Speaking to reporters after her dominant opening win at the Australian Open, Maria Sharapova explains why she does not fear the future.
WTA Insider Courtney Nguyen
January 14, 2019

MELBOURNE, Australia - Maria Sharapova improved her record in the first round of Slams emphatically on Day 1 of the Australian Open, defeating British qualifier Harriet Dart, 6-0, 6-0 in 63 minutes to kick off the action on Rod Laver Arena. The 2008 champion is now 51-4 in the first round of majors, a winning percentage that is second only to Serena Williams (68-1).

Playing in just her second complete match since losing in the Round of 16 at the US Open last fall, Sharapova's quick performance was precisely what the World No.30 needed. The 31-year-old's recurring shoulder injury forced her to shut down her season after New York and she retired from her third-round match at the Shenzhen Open against Aryna Sabaelenka two weeks ago due to a leg injury. 

"Obviously the shoulder hasn't been much of a secret in the past year," Sharapova said. "That's been something I have been struggling with and had to shut down the season after the US Open.

"Still not where I want it to be. Still working through some painful days. But, yeah, I felt like I did all the right things today in order to get through that match."

Battling the body has been a hot topic of conversation in tennis over the last two months. Agnieszka Radwanksa announced her retirement at age 29 due to injuries. Last week, former men's No.1 Andy Murray announced a hip injury has this his last season. Defending champion Caroline Wozniacki talked about managing her body after her diagnosis for an auto-immune disease. 

"I think injuries are just part of the sport," Sharapova said. "We play ten months out of the year and the commitment that you have to give physically and mentally - I can only understand it from the perspective of my shoulder, because that's something that I have had to deal with since I was 21 years old and really at the peak of my career, [it] kind of came unexpected.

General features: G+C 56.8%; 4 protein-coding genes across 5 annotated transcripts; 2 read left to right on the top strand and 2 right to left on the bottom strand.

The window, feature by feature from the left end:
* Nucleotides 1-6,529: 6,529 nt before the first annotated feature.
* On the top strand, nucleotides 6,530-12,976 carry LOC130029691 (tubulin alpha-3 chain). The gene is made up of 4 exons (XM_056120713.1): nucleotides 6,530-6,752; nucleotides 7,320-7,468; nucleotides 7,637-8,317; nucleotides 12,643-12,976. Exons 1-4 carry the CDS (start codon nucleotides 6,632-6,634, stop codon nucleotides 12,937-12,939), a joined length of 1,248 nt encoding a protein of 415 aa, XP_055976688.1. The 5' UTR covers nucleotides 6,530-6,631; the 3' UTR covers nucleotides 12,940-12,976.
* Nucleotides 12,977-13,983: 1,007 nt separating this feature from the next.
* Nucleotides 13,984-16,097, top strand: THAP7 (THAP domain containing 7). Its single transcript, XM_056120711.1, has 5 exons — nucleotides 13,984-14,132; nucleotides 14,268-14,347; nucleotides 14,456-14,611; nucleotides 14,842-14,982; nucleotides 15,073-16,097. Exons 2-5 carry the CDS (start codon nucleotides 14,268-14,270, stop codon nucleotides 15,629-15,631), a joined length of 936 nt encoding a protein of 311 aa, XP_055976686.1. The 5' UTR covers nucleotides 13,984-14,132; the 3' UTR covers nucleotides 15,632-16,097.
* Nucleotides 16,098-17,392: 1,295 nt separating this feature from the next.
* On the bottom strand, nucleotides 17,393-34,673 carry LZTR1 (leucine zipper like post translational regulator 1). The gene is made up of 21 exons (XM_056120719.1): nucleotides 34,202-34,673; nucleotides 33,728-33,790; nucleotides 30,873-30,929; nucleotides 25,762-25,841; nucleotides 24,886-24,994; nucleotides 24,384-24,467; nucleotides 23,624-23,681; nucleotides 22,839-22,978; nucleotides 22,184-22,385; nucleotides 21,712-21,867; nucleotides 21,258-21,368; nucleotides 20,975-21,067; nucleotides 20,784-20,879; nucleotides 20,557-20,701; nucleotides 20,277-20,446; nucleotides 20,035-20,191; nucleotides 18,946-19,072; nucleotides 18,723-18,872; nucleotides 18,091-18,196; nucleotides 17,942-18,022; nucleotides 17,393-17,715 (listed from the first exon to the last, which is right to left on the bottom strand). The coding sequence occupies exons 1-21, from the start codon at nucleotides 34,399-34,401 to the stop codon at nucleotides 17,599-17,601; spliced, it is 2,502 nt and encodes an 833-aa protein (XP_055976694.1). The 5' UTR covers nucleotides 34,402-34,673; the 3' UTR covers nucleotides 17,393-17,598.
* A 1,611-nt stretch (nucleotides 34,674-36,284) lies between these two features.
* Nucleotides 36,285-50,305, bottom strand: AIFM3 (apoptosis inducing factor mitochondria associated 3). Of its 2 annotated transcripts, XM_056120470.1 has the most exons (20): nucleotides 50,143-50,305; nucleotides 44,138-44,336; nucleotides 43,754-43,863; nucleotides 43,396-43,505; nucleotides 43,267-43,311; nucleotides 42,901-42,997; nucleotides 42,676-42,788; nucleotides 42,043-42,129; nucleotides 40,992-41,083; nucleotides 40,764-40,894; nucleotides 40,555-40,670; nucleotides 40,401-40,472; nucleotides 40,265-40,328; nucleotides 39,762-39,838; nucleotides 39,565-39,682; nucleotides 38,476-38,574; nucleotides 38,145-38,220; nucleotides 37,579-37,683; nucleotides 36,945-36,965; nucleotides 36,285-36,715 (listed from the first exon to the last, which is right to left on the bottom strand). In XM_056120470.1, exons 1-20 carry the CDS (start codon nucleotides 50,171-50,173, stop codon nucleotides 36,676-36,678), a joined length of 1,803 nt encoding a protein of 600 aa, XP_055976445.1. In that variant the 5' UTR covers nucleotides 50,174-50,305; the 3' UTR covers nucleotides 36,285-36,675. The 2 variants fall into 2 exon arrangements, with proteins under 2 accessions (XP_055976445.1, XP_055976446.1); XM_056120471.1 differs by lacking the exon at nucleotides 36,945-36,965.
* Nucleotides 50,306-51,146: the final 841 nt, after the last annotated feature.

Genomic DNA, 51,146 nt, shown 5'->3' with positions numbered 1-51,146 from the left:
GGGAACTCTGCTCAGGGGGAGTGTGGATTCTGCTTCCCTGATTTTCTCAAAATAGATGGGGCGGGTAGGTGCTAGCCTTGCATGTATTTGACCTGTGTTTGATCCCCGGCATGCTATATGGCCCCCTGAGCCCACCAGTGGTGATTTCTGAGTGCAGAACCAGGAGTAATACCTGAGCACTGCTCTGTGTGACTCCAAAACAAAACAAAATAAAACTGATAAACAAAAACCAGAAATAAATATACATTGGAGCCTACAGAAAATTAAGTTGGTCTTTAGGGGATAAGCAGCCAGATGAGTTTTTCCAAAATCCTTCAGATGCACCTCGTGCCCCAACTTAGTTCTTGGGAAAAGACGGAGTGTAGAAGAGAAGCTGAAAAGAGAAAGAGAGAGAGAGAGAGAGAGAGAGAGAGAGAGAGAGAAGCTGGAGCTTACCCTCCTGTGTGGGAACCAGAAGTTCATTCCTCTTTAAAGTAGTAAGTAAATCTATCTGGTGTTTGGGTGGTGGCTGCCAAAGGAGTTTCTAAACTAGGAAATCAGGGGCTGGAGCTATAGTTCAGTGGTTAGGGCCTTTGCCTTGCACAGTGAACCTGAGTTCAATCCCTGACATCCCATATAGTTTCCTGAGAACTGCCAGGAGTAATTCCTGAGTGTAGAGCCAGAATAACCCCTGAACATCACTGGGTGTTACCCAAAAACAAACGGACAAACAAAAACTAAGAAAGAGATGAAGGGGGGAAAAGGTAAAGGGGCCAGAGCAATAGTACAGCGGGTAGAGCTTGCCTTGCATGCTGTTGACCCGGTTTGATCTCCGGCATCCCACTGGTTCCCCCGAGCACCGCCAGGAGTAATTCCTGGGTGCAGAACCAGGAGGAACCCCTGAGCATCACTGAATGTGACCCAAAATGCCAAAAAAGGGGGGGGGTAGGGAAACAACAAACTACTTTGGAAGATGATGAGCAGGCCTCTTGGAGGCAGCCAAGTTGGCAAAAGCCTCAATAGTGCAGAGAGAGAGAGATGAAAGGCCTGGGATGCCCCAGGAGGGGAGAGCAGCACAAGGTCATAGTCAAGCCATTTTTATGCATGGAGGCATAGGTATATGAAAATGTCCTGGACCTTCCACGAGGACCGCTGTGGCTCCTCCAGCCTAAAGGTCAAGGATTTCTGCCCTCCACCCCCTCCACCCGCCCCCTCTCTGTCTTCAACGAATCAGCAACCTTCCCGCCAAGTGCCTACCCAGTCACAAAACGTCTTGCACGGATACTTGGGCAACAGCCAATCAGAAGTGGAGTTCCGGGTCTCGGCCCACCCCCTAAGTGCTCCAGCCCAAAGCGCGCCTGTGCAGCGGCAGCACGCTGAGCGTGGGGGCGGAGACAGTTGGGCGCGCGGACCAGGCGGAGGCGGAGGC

"And here I am about 10 years later kind of going through very similar struggles, not on the depth that I was then with the tear of a tendon. 

"But you realize that you're not immortal, you're never going to play this forever, even though we have done it as long as we can think of.

"Yeah, and life moves on. But that's, I don't know, I look at that as an exciting chapter and not in a very sad way."

Sharapova has been battling her right shoulder since she was forced to undergo surgery nearly 10 years ago. Asked whether there was any possible fix for he shoulder pain, Sharapova said the answer is still unclear.

"I have asked Dr. Altchek that many times," Sharapova said. "I saw him beginning of December, and he says it's a day-by-day pain management situation."

The five-time major champion said the challenge, though painful and frustration, remains her motivation. "I still really have the passion for this," she said. "I enjoy seeing the effort that I'm able to put in, and I think that hard work will always ultimately come to the surface, not necessarily in maybe the specific, say, it's tennis or something else. 

"But I do feel that it's really shaped the way that my career has been in and my life has been, if I put an effort into a certain category, sometimes it doesn't come overnight, doesn't come in a year, and sometimes it comes maybe in very [unrelated] things in your life, and I believe in that.

"The way I handle my career today is the way I'll handle my life in 10, 20 years, and that's extremely important to me."

As Sharapova looks to the future, she has a far more optimistic view of the moment a player hangs up their racquet. 

"From my point of view, it's always striking when you hear a player that's the top of his career and obviously has impacted the sport in so many ways, when you say you're going to finish, it's like, you're cutting something, you're letting go, cutting ties with something that's been a part of your life for a very long time.

"From that perspective, I just have a very different opinion. I know that this is a huge part of our life and we start in it and continue with it and we want to do it as much as we can, and maybe the men's side a little bit longer than the women's side. 

"But at one point, life goes on and there's a lot of things to look forward to. You have family, children, other business ventures. To me, that doesn't make me sad. That makes me excited."

Sharapova plays Sweden's Rebecca Peterson in the second round on Wednesday.